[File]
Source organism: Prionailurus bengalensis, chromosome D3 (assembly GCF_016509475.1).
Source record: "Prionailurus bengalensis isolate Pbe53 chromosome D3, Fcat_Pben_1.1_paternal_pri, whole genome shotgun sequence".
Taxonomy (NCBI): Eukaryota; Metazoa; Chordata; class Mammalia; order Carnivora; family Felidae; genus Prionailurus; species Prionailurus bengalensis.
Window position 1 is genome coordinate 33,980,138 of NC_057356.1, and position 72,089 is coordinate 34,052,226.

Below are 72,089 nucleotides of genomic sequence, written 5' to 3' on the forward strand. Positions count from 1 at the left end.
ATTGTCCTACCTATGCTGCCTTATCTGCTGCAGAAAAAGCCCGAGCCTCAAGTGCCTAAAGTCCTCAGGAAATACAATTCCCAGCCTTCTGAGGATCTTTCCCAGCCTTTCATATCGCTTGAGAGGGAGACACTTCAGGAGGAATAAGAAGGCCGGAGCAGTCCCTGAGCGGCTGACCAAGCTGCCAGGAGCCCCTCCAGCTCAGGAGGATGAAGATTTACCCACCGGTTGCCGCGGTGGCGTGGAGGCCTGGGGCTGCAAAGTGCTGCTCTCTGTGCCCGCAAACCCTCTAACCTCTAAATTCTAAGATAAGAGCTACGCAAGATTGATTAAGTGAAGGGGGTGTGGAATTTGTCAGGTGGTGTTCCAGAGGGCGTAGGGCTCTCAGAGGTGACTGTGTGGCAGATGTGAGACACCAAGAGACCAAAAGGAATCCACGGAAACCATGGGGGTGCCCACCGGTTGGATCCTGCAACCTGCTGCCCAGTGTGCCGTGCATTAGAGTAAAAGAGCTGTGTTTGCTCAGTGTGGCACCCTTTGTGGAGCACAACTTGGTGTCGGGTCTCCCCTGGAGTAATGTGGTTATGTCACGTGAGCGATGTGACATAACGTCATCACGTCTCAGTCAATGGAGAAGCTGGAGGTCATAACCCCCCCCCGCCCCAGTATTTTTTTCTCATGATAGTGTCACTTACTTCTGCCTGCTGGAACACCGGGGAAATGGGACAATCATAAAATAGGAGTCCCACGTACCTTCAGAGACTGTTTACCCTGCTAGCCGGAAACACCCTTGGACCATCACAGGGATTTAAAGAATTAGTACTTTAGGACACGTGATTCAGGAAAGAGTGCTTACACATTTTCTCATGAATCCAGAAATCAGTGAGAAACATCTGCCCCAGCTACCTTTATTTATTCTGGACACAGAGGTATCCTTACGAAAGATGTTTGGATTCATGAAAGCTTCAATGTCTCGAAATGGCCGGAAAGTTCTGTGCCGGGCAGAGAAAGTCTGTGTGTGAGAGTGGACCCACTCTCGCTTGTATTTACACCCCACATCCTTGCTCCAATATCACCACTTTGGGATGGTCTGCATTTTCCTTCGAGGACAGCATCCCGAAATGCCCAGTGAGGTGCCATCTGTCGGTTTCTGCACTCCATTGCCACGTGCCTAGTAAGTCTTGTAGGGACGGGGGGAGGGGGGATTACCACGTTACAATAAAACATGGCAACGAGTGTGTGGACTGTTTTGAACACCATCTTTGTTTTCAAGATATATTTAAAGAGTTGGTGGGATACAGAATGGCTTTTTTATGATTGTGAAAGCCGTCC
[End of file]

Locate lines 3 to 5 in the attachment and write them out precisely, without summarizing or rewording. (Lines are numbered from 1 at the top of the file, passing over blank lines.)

Taxonomy (NCBI): Eukaryota; Metazoa; Chordata; class Mammalia; order Carnivora; family Felidae; genus Prionailurus; species Prionailurus bengalensis.
Window position 1 is genome coordinate 33,980,138 of NC_057356.1, and position 72,089 is coordinate 34,052,226.

Below are 72,089 nucleotides of genomic sequence, written 5' to 3' on the forward strand. Positions count from 1 at the left end.